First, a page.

Family Meal-Planning Strategies

Make Your Time in the Kitchen Go the Distance!

A Growing Wise Kids Column

The time-crunch challenges that accompany the blessing of children can be overwhelming; just getting out of the house can be an accomplishment, not to mention the addition of jam-packed schedules with ball games, dance recitals, field trips and playgroups. Regardless of life’s extra curriculars, food must be a top priority to adequately nourish our families, to keep their bodies brimming with vitality and their brains humming with clarity. Meal planning is the answer, especially for those who feel “too busy” to cook. With just a few tweaks in your kitchen time, strategic list making and a few new organizational techniques, you will be on your way to having meals ready at the drop of a hat, while still keeping true to the principles of nourishing traditional diets.

Food Principles

As detailed in the book Nourishing Traditions (NT), proper nutrition requires some forethought and preparation. The paramount principle is to eat whole, naturally raised foods. This includes organically or biodynamically grown produce that is eaten raw or properly cooked. Naturally-raised meats (seafood, poultry, beef, organ meats, and eggs) are extremely nourishing, as are dairy products from pasture-fed cows and goats, which should be consumed mostly raw or fermented.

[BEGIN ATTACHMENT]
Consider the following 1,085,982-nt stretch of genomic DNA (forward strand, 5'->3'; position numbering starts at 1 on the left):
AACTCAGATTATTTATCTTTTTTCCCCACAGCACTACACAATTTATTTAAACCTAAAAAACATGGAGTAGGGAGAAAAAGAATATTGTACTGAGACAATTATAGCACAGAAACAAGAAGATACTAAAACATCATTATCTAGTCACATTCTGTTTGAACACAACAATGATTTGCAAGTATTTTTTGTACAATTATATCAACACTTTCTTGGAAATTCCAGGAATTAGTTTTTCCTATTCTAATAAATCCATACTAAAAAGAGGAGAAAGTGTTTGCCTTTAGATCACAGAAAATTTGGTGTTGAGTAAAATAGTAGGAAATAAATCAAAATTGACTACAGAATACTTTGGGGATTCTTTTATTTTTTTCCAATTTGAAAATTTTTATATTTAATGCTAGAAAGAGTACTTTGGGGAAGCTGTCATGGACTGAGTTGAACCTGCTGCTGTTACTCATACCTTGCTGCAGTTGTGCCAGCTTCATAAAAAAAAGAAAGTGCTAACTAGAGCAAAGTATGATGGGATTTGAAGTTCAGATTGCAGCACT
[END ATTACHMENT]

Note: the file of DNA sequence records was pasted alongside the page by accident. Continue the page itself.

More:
Traditional fats and oils are critical to health, even more so for the young, and include butter, lard, goose fat, extra virgin olive oil, and the tropical oils coconut and palm. Grains, nuts, and seeds should be properly prepared by soaking, sprouting, or sour leavening to rid them of anti-nutrients. This process inactivates enzyme inhibitors,1 which would otherwise hamper digestion. Phytic acid, a component of plant fiber that reduces mineral absorption, is also neutralized.2,3

Enzyme-rich, lacto-fermented foods and beverages should accompany each meal, such as kefir sodas (recipes found in Eat Fat, Lose Fat by Mary Enig and Sally Fallon) as well as apricot butter, sauerkraut, and pickled cucumbers (all found in Nourishing Traditions).

Finally, bone broths are an easy way to enrich your family’s diet with minerals and other healing nutrients, as well as improve overall digestion.4 Please note that the scope of this article is limited to the more general idea of meal planning and does not go into detail about the NT basics of broth making, fermentation, and sprouting. While these techniques should be included in your meal preparation routine, much more discussion is necessary to do them justice. Therefore, future articles in this column will be dedicated to these topics to fully explore ways to incorporate them into a family-focused, time-crunched lifestyle.